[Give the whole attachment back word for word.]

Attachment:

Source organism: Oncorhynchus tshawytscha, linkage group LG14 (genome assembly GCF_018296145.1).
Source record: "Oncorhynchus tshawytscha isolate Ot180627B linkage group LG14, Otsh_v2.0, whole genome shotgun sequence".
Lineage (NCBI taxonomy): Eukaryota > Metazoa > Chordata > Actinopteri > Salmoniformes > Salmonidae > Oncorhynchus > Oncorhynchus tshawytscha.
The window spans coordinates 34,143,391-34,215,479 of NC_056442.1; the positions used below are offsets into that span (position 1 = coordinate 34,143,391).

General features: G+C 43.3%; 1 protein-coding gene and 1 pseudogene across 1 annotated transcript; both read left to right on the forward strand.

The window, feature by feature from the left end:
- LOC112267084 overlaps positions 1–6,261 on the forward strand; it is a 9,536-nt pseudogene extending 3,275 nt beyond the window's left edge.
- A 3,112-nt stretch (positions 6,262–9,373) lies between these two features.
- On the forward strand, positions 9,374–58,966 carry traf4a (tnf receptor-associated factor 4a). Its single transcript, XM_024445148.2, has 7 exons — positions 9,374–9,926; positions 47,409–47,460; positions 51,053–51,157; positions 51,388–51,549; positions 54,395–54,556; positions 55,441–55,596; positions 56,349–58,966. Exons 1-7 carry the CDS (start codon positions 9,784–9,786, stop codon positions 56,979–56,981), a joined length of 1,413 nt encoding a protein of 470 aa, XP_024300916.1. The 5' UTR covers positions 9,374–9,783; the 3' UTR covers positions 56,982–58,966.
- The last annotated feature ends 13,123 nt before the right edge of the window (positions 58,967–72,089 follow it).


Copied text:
Source organism: Oncorhynchus tshawytscha, linkage group LG14 (genome assembly GCF_018296145.1).
Source record: "Oncorhynchus tshawytscha isolate Ot180627B linkage group LG14, Otsh_v2.0, whole genome shotgun sequence".
Lineage (NCBI taxonomy): Eukaryota > Metazoa > Chordata > Actinopteri > Salmoniformes > Salmonidae > Oncorhynchus > Oncorhynchus tshawytscha.
The window spans coordinates 34,143,391-34,215,479 of NC_056442.1; the positions used below are offsets into that span (position 1 = coordinate 34,143,391).

General features: G+C 43.3%; 1 protein-coding gene and 1 pseudogene across 1 annotated transcript; both read left to right on the forward strand.

The window, feature by feature from the left end:
- LOC112267084 overlaps positions 1–6,261 on the forward strand; it is a 9,536-nt pseudogene extending 3,275 nt beyond the window's left edge.
- A 3,112-nt stretch (positions 6,262–9,373) lies between these two features.
- On the forward strand, positions 9,374–58,966 carry traf4a (tnf receptor-associated factor 4a). Its single transcript, XM_024445148.2, has 7 exons — positions 9,374–9,926; positions 47,409–47,460; positions 51,053–51,157; positions 51,388–51,549; positions 54,395–54,556; positions 55,441–55,596; positions 56,349–58,966. Exons 1-7 carry the CDS (start codon positions 9,784–9,786, stop codon positions 56,979–56,981), a joined length of 1,413 nt encoding a protein of 470 aa, XP_024300916.1. The 5' UTR covers positions 9,374–9,783; the 3' UTR covers positions 56,982–58,966.
- The last annotated feature ends 13,123 nt before the right edge of the window (positions 58,967–72,089 follow it).